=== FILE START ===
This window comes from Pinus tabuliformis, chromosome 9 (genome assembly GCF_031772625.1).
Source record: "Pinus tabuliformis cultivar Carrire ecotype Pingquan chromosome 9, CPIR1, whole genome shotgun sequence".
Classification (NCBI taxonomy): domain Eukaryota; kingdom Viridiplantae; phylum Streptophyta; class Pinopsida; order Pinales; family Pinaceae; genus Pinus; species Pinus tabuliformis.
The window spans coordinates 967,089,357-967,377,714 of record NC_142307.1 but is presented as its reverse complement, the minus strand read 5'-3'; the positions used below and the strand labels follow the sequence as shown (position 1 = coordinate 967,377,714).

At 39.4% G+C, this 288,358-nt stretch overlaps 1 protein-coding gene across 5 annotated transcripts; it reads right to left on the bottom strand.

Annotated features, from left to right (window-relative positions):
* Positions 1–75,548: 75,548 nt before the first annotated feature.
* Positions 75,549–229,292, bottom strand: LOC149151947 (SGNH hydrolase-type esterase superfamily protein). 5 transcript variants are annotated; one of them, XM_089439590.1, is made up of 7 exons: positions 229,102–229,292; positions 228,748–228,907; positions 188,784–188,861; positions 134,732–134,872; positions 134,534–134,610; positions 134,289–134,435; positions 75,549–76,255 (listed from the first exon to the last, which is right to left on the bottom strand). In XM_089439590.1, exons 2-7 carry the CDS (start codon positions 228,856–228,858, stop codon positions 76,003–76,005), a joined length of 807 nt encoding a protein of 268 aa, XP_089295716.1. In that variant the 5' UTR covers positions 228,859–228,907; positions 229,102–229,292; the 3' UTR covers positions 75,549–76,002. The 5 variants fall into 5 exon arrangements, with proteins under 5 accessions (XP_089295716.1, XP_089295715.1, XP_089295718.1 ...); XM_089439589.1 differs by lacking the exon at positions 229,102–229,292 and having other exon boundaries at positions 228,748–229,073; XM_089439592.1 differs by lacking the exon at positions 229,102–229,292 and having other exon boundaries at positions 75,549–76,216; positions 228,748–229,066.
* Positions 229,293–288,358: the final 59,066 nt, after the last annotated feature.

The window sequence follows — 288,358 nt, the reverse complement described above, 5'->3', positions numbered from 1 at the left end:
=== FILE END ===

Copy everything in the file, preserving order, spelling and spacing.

This window comes from Pinus tabuliformis, chromosome 9 (genome assembly GCF_031772625.1).
Source record: "Pinus tabuliformis cultivar Carrire ecotype Pingquan chromosome 9, CPIR1, whole genome shotgun sequence".
Classification (NCBI taxonomy): domain Eukaryota; kingdom Viridiplantae; phylum Streptophyta; class Pinopsida; order Pinales; family Pinaceae; genus Pinus; species Pinus tabuliformis.
The window spans coordinates 967,089,357-967,377,714 of record NC_142307.1 but is presented as its reverse complement, the minus strand read 5'-3'; the positions used below and the strand labels follow the sequence as shown (position 1 = coordinate 967,377,714).

At 39.4% G+C, this 288,358-nt stretch overlaps 1 protein-coding gene across 5 annotated transcripts; it reads right to left on the bottom strand.

Annotated features, from left to right (window-relative positions):
* Positions 1–75,548: 75,548 nt before the first annotated feature.
* Positions 75,549–229,292, bottom strand: LOC149151947 (SGNH hydrolase-type esterase superfamily protein). 5 transcript variants are annotated; one of them, XM_089439590.1, is made up of 7 exons: positions 229,102–229,292; positions 228,748–228,907; positions 188,784–188,861; positions 134,732–134,872; positions 134,534–134,610; positions 134,289–134,435; positions 75,549–76,255 (listed from the first exon to the last, which is right to left on the bottom strand). In XM_089439590.1, exons 2-7 carry the CDS (start codon positions 228,856–228,858, stop codon positions 76,003–76,005), a joined length of 807 nt encoding a protein of 268 aa, XP_089295716.1. In that variant the 5' UTR covers positions 228,859–228,907; positions 229,102–229,292; the 3' UTR covers positions 75,549–76,002. The 5 variants fall into 5 exon arrangements, with proteins under 5 accessions (XP_089295716.1, XP_089295715.1, XP_089295718.1 ...); XM_089439589.1 differs by lacking the exon at positions 229,102–229,292 and having other exon boundaries at positions 228,748–229,073; XM_089439592.1 differs by lacking the exon at positions 229,102–229,292 and having other exon boundaries at positions 75,549–76,216; positions 228,748–229,066.
* Positions 229,293–288,358: the final 59,066 nt, after the last annotated feature.

The window sequence follows — 288,358 nt, the reverse complement described above, 5'->3', positions numbered from 1 at the left end: